OEC Action Fund Testimony Against HB 114

The world is undergoing a massive transition in how it generates, transports, manages and delivers electricity to homes, neighborhoods, and businesses. Consider that in 2015, global capacity for renewable energy surpassed that of coal for the first time ever in human history. About half a million solar panels were installed every day around the world in 2015. In 2015, China was installing two wind turbines every hour and continued that growth in 2016 to the tune of one turbine installation per hour.

Ohio is very much part of this world, and because of our Renewable Portfolio Standard (RPS) and Energy Efficiency Resource Standard (EERS), we are once again moving in the same direction as those around us in the rapid global transition towards clean energy. Substitute House Bill 114 signifies derailment, and if enacted in its current form, would put Ohio behind other Midwestern states in the competition for technological innovation and next generation manufacturing.

House Bill 114 proposes a rollback of the clean energy standards by: making compliance voluntary rather than mandatory; reducing the cumulative energy savings target; watering down the EERS by expanding Ohio’s industrial opt-out program, and; adding several new definitions under what qualifies as an energy efficiency measure. All these changes combined essentially amount to a repeal of Ohio’s existing, functioning and invaluable standards.  

But HB 114 is not the first time our clean energy standards have been attacked. In 2014, the bill that froze the clean energy standards - Ohio Senate Bill 310 - also made several permanent law changes that were seemingly minor, but have and will continue to erode the integrity of Ohio’s EERS.The impact of this law change has allowed some utilities to get something for nothing. No other state in the nation allows utilities to count anything but savings that its programs produce towards its own annual targets. Specifically, SB 310 expanded what kinds of “efficiency” that a utility can claim towards its annual benchmark in two ways:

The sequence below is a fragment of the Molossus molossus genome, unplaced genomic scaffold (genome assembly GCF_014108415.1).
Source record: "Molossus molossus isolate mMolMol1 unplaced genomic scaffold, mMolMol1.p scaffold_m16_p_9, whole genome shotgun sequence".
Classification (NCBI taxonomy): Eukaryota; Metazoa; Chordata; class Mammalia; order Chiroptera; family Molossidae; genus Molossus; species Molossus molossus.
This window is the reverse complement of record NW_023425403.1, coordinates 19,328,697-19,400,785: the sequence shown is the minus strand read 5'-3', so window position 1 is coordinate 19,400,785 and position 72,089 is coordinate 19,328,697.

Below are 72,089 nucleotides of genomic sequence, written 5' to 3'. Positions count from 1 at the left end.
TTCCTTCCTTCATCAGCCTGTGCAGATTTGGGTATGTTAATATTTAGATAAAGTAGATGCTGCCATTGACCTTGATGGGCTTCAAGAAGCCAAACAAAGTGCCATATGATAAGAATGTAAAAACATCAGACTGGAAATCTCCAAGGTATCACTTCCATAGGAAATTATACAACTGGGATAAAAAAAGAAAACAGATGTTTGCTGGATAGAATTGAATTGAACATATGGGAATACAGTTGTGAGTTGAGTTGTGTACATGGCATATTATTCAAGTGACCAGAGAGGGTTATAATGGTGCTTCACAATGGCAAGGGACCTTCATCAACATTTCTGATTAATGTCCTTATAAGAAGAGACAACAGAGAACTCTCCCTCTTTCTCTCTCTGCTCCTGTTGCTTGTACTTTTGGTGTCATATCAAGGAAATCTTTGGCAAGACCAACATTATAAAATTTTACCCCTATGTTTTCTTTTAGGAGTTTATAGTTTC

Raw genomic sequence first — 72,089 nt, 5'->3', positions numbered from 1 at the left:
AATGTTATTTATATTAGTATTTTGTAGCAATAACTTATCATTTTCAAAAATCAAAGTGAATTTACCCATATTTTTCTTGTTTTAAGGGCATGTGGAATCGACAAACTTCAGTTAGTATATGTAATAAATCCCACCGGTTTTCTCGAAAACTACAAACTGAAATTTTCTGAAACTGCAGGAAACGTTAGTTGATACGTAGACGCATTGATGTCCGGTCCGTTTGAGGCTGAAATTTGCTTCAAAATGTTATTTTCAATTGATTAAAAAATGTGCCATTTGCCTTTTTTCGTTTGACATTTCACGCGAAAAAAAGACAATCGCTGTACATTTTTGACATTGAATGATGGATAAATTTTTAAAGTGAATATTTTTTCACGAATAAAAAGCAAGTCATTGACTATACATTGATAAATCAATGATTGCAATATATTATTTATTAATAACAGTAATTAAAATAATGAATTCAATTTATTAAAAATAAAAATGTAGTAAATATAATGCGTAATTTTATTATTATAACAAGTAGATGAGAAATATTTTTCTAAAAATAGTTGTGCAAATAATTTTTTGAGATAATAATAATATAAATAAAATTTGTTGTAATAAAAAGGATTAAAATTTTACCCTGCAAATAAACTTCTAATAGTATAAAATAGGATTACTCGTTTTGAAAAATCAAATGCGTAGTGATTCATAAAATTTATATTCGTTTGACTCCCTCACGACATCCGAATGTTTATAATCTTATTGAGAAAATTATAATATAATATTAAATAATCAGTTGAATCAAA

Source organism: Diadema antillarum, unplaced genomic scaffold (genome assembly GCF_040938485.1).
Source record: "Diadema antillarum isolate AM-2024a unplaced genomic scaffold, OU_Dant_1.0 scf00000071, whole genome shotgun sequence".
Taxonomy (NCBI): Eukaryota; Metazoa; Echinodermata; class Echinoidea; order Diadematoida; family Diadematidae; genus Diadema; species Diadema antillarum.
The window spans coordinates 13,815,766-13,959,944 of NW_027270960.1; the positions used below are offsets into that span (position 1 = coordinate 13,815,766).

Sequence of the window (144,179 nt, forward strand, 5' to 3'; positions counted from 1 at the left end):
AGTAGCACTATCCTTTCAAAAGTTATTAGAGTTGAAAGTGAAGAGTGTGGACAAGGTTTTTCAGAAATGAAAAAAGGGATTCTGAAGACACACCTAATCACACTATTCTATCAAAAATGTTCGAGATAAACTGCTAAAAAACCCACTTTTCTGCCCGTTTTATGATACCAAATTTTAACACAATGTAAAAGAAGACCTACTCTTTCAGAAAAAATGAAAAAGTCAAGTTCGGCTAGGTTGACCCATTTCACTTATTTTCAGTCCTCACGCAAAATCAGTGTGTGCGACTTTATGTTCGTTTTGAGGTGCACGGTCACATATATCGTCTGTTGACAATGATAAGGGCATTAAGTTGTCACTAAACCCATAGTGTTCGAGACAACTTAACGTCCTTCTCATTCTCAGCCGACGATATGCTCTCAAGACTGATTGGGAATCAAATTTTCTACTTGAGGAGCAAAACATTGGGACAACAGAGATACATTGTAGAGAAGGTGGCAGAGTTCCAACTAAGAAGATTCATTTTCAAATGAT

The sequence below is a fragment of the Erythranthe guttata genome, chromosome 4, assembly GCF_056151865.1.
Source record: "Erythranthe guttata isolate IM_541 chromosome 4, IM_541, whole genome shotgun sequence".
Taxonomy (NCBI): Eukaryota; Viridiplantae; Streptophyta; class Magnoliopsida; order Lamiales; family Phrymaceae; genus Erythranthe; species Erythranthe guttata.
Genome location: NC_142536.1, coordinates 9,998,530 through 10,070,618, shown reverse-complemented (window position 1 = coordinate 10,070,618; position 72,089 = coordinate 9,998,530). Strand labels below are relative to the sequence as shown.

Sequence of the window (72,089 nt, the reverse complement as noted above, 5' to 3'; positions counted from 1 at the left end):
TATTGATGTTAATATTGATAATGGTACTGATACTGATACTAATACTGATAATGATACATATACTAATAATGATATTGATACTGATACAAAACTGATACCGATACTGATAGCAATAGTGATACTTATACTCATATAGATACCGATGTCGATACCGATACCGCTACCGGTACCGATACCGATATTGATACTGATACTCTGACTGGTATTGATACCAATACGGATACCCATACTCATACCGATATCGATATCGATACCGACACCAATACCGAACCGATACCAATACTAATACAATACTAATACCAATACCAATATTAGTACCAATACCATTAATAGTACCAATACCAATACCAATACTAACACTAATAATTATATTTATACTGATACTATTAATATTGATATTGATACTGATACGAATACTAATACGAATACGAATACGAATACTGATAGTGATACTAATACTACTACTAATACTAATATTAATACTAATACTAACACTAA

Allowed utilities to claim savings achieved through increasing federal efficiency standards required for manufacturers of electrical equipment, lighting, and appliances, and;

Allowed utilities to claim energy savings that their customers achieved via their own means, without the prompting of an incentive or rebate.

Prior to SB 310, decisions about what could count towards a utility’s annual benchmark was decided at the PUCO, after lengthy stakeholder input and engagement, and close review of the latest technologies and innovation in the industry. This was an appropriate approach and allowed for relative nimbleness and adaptation to best practices.

If Ohio’s businesses are unhappy with current utility run energy efficiency programs, then let’s work together to find solutions that fit Ohio. There are various models in other states that have produced real energy savings while keeping business customers happy.  
Ohio’s Renewable Portfolio Standard and Energy Efficiency Resource Standard play a critical role in setting the course for Ohio’s energy portfolio, and to gradually diversify where Ohioans get their electricity. House Bill 114 needs to be rejected in its current form, which would allow Ohio’s clean energy standards to continue to deliver benefits to Ohioans.